Monocytes/macrophages and vascular smooth muscle cells (vSMCs) are the main cell types implicated in atherosclerosis development, and unlike other mature cell types, both retain a remarkable plasticity. In mature vessels, differentiated vSMCs control the vascular tone and the blood pressure. In response to vascular injury and modifications of the local environment (inflammation, oxidative stress), vSMCs switch from a contractile to a secretory phenotype and also display macrophagic markers expression and a macrophagic behaviour. Endothelial dysfunction promotes adhesion to the endothelium of monocytes, which infiltrate the sub-endothelium and differentiate into macrophages. The latter become polarised into M1 (pro-inflammatory), M2 (anti-inflammatory) or Mox macrophages (oxidative stress phenotype). Both monocyte-derived macrophages and macrophage-like vSMCs are able to internalise and accumulate oxLDL, leading to formation of “foam cells” within atherosclerotic plaques. Variations in the levels of nitric oxide (NO) can affect several of the molecular pathways implicated in the described phenomena. Elucidation of the underlying mechanisms could help to identify novel specific therapeutic targets, but to date much remains to be explored. The present article is an overview of the different factors and signalling pathways implicated in plaque formation and of the effects of NO on the molecular steps of the phenotypic switch of macrophages and vSMCs.

Phenotypic modulation of macrophages and vascular smooth muscle cells in atherosclerosis-nitro-redox interconnections

Corti A.;Pompella A.;
2021-01-01

Abstract

Monocytes/macrophages and vascular smooth muscle cells (vSMCs) are the main cell types implicated in atherosclerosis development, and unlike other mature cell types, both retain a remarkable plasticity. In mature vessels, differentiated vSMCs control the vascular tone and the blood pressure. In response to vascular injury and modifications of the local environment (inflammation, oxidative stress), vSMCs switch from a contractile to a secretory phenotype and also display macrophagic markers expression and a macrophagic behaviour. Endothelial dysfunction promotes adhesion to the endothelium of monocytes, which infiltrate the sub-endothelium and differentiate into macrophages. The latter become polarised into M1 (pro-inflammatory), M2 (anti-inflammatory) or Mox macrophages (oxidative stress phenotype). Both monocyte-derived macrophages and macrophage-like vSMCs are able to internalise and accumulate oxLDL, leading to formation of “foam cells” within atherosclerotic plaques. Variations in the levels of nitric oxide (NO) can affect several of the molecular pathways implicated in the described phenomena. Elucidation of the underlying mechanisms could help to identify novel specific therapeutic targets, but to date much remains to be explored. The present article is an overview of the different factors and signalling pathways implicated in plaque formation and of the effects of NO on the molecular steps of the phenotypic switch of macrophages and vSMCs.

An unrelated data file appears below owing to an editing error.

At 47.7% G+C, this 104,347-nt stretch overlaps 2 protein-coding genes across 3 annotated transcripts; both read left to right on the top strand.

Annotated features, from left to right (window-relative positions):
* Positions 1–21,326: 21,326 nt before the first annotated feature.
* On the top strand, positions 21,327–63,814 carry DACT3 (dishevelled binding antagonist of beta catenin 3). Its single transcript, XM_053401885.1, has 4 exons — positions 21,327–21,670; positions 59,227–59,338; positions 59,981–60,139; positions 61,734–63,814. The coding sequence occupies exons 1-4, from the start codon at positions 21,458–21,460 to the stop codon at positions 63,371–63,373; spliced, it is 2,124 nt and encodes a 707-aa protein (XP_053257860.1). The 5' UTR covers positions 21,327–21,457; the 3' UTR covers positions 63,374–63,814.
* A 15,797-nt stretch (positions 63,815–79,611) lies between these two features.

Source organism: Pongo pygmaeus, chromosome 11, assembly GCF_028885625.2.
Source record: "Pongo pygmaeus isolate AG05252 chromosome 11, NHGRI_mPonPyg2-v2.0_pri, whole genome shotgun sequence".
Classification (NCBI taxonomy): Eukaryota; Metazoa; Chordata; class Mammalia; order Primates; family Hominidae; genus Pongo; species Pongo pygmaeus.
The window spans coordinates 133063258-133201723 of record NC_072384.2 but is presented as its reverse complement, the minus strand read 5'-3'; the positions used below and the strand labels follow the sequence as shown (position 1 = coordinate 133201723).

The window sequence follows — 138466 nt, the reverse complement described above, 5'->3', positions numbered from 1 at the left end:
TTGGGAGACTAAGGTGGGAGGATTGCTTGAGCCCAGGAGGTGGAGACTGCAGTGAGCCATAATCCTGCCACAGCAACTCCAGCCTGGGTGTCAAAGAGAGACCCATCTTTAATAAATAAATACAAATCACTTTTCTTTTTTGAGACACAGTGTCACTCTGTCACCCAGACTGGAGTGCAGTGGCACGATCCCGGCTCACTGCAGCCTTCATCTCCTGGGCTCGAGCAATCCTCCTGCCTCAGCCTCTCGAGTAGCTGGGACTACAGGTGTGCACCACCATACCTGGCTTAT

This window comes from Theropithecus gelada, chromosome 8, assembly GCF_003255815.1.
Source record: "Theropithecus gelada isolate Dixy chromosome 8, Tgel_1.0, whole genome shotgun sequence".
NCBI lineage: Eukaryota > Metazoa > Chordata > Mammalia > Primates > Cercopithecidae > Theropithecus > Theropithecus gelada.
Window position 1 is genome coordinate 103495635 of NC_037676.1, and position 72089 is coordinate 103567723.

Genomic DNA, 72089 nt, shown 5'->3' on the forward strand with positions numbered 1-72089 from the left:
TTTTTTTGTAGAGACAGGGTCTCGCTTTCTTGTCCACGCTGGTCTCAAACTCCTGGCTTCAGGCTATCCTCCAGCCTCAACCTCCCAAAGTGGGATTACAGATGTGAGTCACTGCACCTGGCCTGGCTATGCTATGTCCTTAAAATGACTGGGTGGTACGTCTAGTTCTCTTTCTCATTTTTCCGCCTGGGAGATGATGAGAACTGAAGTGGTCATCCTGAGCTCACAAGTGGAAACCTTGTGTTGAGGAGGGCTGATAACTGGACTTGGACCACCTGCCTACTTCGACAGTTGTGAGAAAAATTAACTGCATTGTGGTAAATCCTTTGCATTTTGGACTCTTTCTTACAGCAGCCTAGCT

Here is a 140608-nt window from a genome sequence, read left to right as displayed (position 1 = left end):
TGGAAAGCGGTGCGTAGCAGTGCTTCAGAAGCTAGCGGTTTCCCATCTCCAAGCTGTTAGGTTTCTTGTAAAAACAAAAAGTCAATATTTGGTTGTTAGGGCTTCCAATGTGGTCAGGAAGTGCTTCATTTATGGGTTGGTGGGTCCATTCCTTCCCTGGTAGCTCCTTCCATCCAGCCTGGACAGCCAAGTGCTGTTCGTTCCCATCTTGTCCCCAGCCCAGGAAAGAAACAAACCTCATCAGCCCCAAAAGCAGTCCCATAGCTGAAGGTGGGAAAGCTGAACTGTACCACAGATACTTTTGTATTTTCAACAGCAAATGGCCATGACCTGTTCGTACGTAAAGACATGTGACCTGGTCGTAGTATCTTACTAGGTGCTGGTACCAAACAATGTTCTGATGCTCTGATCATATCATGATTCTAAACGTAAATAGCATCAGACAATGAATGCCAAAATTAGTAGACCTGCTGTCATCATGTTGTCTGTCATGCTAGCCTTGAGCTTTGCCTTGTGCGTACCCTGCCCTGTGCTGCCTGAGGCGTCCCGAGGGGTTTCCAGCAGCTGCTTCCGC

2021
Bonetti, J.; Corti, A.; Lerouge, L.; Pompella, A.; Gaucher, C.
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Utilizza questo identificativo per citare o creare un link a questo documento: https://hdl.handle.net/11568/1122514
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